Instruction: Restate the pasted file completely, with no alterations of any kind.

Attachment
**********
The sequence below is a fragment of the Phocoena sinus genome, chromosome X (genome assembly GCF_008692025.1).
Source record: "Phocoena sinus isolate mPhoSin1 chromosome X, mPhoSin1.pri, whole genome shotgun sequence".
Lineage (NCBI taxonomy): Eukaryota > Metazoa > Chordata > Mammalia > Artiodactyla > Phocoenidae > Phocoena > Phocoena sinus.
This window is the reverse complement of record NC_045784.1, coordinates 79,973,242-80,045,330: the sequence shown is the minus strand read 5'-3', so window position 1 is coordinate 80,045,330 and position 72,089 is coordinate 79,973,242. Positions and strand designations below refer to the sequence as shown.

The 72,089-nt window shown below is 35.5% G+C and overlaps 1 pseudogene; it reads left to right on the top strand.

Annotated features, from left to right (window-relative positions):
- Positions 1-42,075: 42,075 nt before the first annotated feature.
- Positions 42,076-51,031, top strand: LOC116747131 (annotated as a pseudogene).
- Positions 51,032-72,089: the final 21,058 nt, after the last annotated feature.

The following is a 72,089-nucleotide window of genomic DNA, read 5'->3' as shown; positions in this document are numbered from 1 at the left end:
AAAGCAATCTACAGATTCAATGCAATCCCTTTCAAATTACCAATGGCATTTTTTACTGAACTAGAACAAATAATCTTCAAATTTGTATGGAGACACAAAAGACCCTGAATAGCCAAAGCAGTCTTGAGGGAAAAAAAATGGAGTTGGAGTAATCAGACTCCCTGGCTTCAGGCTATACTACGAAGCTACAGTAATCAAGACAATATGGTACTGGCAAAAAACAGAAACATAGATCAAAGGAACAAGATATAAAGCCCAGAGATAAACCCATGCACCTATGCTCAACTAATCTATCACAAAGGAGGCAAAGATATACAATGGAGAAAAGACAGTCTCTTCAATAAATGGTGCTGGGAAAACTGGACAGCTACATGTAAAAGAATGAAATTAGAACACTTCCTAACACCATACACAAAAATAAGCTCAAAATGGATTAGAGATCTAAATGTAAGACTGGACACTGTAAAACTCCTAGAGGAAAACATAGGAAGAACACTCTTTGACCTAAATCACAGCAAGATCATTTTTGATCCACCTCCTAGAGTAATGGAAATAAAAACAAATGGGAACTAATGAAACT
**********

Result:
The sequence below is a fragment of the Phocoena sinus genome, chromosome X (genome assembly GCF_008692025.1).
Source record: "Phocoena sinus isolate mPhoSin1 chromosome X, mPhoSin1.pri, whole genome shotgun sequence".
Lineage (NCBI taxonomy): Eukaryota > Metazoa > Chordata > Mammalia > Artiodactyla > Phocoenidae > Phocoena > Phocoena sinus.
This window is the reverse complement of record NC_045784.1, coordinates 79,973,242-80,045,330: the sequence shown is the minus strand read 5'-3', so window position 1 is coordinate 80,045,330 and position 72,089 is coordinate 79,973,242. Positions and strand designations below refer to the sequence as shown.

The 72,089-nt window shown below is 35.5% G+C and overlaps 1 pseudogene; it reads left to right on the top strand.

Annotated features, from left to right (window-relative positions):
- Positions 1-42,075: 42,075 nt before the first annotated feature.
- Positions 42,076-51,031, top strand: LOC116747131 (annotated as a pseudogene).
- Positions 51,032-72,089: the final 21,058 nt, after the last annotated feature.

The following is a 72,089-nucleotide window of genomic DNA, read 5'->3' as shown; positions in this document are numbered from 1 at the left end:
AAAGCAATCTACAGATTCAATGCAATCCCTTTCAAATTACCAATGGCATTTTTTACTGAACTAGAACAAATAATCTTCAAATTTGTATGGAGACACAAAAGACCCTGAATAGCCAAAGCAGTCTTGAGGGAAAAAAAATGGAGTTGGAGTAATCAGACTCCCTGGCTTCAGGCTATACTACGAAGCTACAGTAATCAAGACAATATGGTACTGGCAAAAAACAGAAACATAGATCAAAGGAACAAGATATAAAGCCCAGAGATAAACCCATGCACCTATGCTCAACTAATCTATCACAAAGGAGGCAAAGATATACAATGGAGAAAAGACAGTCTCTTCAATAAATGGTGCTGGGAAAACTGGACAGCTACATGTAAAAGAATGAAATTAGAACACTTCCTAACACCATACACAAAAATAAGCTCAAAATGGATTAGAGATCTAAATGTAAGACTGGACACTGTAAAACTCCTAGAGGAAAACATAGGAAGAACACTCTTTGACCTAAATCACAGCAAGATCATTTTTGATCCACCTCCTAGAGTAATGGAAATAAAAACAAATGGGAACTAATGAAACT